• Reply 37 of 40
    darkvaderdarkvader Posts: 1,146member
    So, in the US, you're pretty much an idiot if you do business with any bank unless you're really, really rich.  We have these things called credit unions, which operate sort of like banks, but are nonprofit.  They tend to like Apple Pay.

    Do you have something like that in Australia?  If so, do they do Apple Pay?
  • Reply 38 of 40
    steveausteveau Posts: 301member
    prokip said:
    The 4 big banks in Australia are an oligopoly.  A big gorilla with too much hair!!  Arseholes !!  At least the ACCC is finally doing its work.

    Now Apple do your work and get this stuff rolling down here !!

    Signed:  a pissed-off antipodean.
    Don't whinge, act! When I'm in Oz, I use an Amex Credit Card (seperate to my Amex Charge Card) with Apple pay on my A-Watch and it works in most places. If I was living there full-time I'd get an ANZ credit card and that would work just about everywhere.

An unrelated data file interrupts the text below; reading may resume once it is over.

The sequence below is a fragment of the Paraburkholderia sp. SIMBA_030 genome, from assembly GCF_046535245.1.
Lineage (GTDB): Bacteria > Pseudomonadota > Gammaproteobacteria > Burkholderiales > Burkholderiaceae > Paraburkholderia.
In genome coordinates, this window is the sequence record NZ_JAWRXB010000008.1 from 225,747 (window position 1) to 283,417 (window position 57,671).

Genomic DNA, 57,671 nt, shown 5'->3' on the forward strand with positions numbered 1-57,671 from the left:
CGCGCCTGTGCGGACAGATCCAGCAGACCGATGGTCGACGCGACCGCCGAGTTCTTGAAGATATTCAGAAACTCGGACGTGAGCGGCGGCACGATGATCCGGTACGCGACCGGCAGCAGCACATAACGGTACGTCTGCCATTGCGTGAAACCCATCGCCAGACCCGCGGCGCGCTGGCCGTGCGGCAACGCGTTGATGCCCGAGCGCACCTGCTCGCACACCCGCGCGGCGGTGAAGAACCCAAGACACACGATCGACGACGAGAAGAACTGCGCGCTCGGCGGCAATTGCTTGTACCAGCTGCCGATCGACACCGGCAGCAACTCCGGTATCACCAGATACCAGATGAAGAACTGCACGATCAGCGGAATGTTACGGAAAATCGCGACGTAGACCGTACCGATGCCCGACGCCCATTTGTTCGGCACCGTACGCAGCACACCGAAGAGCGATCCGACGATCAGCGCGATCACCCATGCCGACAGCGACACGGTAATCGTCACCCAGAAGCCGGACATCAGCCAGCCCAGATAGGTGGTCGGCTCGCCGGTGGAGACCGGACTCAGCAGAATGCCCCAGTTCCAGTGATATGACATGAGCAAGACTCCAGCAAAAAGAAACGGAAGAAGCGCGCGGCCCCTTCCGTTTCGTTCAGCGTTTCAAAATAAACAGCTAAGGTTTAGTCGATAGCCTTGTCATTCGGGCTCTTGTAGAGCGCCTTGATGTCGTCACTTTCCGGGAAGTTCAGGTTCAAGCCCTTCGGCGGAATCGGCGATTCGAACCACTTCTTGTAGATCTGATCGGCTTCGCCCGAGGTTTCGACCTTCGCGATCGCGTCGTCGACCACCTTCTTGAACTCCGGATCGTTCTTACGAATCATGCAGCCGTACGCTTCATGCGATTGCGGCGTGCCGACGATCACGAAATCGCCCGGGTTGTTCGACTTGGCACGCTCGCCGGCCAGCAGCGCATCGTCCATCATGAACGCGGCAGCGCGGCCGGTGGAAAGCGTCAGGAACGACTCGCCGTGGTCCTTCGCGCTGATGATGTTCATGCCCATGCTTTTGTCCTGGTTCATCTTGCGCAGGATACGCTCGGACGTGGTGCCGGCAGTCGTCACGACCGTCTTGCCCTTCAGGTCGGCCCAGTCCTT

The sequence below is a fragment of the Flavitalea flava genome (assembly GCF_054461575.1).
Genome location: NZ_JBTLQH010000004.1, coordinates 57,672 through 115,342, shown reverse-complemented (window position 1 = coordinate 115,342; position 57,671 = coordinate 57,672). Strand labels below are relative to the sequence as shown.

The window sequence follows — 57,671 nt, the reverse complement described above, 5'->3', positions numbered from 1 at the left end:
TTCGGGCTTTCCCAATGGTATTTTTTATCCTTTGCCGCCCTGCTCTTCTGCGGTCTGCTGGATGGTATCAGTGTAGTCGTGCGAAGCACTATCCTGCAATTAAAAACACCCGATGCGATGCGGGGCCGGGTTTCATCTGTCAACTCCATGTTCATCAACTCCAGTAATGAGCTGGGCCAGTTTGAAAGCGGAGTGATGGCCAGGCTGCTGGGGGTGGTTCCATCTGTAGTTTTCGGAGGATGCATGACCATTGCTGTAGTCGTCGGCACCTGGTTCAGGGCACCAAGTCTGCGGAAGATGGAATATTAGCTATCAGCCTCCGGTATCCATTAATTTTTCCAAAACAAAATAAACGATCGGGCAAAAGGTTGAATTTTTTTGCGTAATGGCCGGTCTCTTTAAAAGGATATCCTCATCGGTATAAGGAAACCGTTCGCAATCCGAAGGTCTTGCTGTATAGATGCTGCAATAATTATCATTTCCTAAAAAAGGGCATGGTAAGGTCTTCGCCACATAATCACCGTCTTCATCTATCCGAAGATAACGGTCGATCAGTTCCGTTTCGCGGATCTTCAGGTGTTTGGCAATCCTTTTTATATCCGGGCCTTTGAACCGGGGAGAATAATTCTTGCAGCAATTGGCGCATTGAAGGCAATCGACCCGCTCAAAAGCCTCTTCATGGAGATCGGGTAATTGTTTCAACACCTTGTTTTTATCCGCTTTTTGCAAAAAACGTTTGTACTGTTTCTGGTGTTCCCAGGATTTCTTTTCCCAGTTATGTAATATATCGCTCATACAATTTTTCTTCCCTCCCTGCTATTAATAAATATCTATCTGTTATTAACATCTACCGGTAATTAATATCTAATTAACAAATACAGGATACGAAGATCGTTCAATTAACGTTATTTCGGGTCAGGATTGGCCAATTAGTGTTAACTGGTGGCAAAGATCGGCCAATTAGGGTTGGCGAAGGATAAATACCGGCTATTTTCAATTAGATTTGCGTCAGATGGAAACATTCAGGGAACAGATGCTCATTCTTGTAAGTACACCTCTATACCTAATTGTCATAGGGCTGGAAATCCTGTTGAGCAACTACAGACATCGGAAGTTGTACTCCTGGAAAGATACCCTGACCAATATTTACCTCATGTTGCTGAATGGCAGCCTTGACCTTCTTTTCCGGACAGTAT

• Reply 39 of 40
    icoco3icoco3 Posts: 1,474member
    ...
    A:)

    For its part, the banking bloc argues access to iPhone's NFC would foster increased competition and consumer choice, as well as accelerated innovation and investment in the digital wallet space. As a result of opening the technology, consumer adoption of mobile payment platforms would increase, the group says.
    ...
    B:)

    "Finally, Apple Wallet and other multi-issuer digital wallets could increase competition between the banks by making it easier for consumers to switch between card providers and limiting any 'lock in' effect bank digital wallets may cause," Sims said.
    ...
    C:)